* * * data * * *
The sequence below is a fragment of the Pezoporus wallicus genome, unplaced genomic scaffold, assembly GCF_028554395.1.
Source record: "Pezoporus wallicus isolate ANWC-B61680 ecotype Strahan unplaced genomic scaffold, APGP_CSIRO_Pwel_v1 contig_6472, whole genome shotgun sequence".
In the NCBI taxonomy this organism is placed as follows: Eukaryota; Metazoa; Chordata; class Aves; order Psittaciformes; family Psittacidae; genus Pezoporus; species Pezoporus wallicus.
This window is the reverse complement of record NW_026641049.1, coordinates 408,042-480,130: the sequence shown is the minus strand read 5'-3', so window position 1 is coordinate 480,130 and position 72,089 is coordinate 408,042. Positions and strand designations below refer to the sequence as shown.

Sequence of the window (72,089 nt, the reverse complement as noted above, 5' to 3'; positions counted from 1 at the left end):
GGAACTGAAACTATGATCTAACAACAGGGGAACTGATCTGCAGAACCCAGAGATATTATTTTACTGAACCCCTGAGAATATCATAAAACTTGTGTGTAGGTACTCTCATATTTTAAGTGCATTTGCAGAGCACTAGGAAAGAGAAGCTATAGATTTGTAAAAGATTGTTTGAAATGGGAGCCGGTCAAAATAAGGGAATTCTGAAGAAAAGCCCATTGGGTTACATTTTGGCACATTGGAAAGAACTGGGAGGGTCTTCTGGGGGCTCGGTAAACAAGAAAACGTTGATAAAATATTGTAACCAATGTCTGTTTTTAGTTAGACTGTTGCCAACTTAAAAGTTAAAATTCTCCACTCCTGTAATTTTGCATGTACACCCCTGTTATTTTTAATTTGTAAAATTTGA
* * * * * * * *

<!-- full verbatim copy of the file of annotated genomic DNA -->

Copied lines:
The sequence below is a fragment of the Pezoporus wallicus genome, unplaced genomic scaffold, assembly GCF_028554395.1.
Source record: "Pezoporus wallicus isolate ANWC-B61680 ecotype Strahan unplaced genomic scaffold, APGP_CSIRO_Pwel_v1 contig_6472, whole genome shotgun sequence".
In the NCBI taxonomy this organism is placed as follows: Eukaryota; Metazoa; Chordata; class Aves; order Psittaciformes; family Psittacidae; genus Pezoporus; species Pezoporus wallicus.
This window is the reverse complement of record NW_026641049.1, coordinates 408,042-480,130: the sequence shown is the minus strand read 5'-3', so window position 1 is coordinate 480,130 and position 72,089 is coordinate 408,042. Positions and strand designations below refer to the sequence as shown.

Sequence of the window (72,089 nt, the reverse complement as noted above, 5' to 3'; positions counted from 1 at the left end):
GGAACTGAAACTATGATCTAACAACAGGGGAACTGATCTGCAGAACCCAGAGATATTATTTTACTGAACCCCTGAGAATATCATAAAACTTGTGTGTAGGTACTCTCATATTTTAAGTGCATTTGCAGAGCACTAGGAAAGAGAAGCTATAGATTTGTAAAAGATTGTTTGAAATGGGAGCCGGTCAAAATAAGGGAATTCTGAAGAAAAGCCCATTGGGTTACATTTTGGCACATTGGAAAGAACTGGGAGGGTCTTCTGGGGGCTCGGTAAACAAGAAAACGTTGATAAAATATTGTAACCAATGTCTGTTTTTAGTTAGACTGTTGCCAACTTAAAAGTTAAAATTCTCCACTCCTGTAATTTTGCATGTACACCCCTGTTATTTTTAATTTGTAAAATTTGA